With the opioid epidemic top-of-mind for the nation, it’s easy to get lost in the revolving door of a 24-hour news cycle. We thought we’d recap some of the most talked about and important news stories related to addiction and the opioid crisis lately.

NPR: President Trump Hosts Opioid Summit At The White House

As the epidemic claims 115 lives every day, David Greene talked to Surgeon General Jerome Adams at the Opioid Summit at the White House and discussed the administration’s strategy for fighting addiction.

In the interview, Adams discussed his personal connections to addiction – his brother is currently incarcerated and receiving treatment while serving his time. Additionally, they continue the conversation on the White House’s desire to focus on law enforcement, mental health and funding for SAMHSA.

Washington Post: Justice Dept. to target opioid manufacturers, distributors in new push to curb deadly epidemic

Attorney General Jeff Sessions announced Tuesday that a new task force would target drug manufacturers and distributors for their roles in the opioid epidemic, raising the possibility of filing criminal charges against them.

“We will use criminal penalties. We will use civil penalties. We will use whatever laws and tools we have to hold people accountable if they break our laws,” Sessions said at a news conference.

Washington Post: OxyContin maker Purdue Pharma stops promoting opioids, cuts sales staff

Purdue Pharma, the creator of OxyContin, has cut its sales force in half to 200 representatives and will stop promoting opioids to physicians, following widespread criticism of the ways big pharma markets addictive painkillers.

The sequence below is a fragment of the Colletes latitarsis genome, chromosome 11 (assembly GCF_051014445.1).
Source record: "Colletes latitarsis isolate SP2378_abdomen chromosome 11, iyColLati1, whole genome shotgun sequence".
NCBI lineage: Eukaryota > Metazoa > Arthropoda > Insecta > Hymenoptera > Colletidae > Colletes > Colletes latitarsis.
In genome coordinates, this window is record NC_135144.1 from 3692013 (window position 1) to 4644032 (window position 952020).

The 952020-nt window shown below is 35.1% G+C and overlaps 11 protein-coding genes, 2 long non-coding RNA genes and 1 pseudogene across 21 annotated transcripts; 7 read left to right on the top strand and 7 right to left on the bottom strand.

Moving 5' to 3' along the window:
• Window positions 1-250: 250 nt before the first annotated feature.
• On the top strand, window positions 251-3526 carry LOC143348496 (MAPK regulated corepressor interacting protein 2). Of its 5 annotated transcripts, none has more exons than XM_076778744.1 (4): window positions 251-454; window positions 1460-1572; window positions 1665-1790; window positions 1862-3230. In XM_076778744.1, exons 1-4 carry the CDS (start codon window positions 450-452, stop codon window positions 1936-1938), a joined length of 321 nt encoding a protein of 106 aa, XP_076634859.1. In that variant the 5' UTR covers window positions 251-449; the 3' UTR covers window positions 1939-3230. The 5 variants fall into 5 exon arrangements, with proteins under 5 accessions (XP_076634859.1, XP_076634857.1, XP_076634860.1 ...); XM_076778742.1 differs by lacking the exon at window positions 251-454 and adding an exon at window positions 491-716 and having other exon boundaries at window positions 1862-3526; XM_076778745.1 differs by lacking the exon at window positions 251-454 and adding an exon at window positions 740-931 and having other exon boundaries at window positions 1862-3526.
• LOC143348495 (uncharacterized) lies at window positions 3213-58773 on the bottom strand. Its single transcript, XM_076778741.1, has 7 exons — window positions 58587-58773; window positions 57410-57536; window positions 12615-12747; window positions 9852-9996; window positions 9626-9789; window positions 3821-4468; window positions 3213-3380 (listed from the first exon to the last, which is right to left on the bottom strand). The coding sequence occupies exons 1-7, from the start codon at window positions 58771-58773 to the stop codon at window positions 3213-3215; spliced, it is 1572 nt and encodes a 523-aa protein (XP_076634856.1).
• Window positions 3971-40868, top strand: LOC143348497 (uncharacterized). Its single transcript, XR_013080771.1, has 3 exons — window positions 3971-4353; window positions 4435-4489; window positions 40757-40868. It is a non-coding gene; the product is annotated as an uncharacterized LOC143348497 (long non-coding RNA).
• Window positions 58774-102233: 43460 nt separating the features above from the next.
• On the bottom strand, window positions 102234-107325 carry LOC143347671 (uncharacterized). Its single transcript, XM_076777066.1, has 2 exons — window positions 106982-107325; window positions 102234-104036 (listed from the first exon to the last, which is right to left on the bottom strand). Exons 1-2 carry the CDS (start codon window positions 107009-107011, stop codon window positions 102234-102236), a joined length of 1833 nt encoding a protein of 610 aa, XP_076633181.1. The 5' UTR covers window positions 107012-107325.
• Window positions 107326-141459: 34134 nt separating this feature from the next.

Purdue Pharma said it will inform doctors on Monday that its sales representatives will no longer visit their offices to discuss the company’s opioid products.

“We have restructured and significantly reduced our commercial operation and will no longer be promoting opioids to prescribers,” the company, based in Stamford, Conn., said in a statement.

The Verge: Google is pulling addiction treatment center ads worldwide

As we’ve written about previously, scams and advertisers have targeted the addiction space with misleading Google Ads – causing harm and hassle to people seeking treatment. Now, Google has stepped up to help eliminate the problem by removing paid advertising on its platform for drug and alcohol treatment providers globally.

On the topic, Google stated: “Substance abuse is a growing crisis and even as we’ve helped healthcare providers connect with people who need help, unfortunately there’s also been a rise in deceptive practices from bad actors taking advantage of those in need. This is a complex issue with varying degrees of regulation in different countries, which is why we’ve decided to suspend ads in the entire addiction treatment center category globally while we consult with experts to find a better way to connect people with the treatment they need.”

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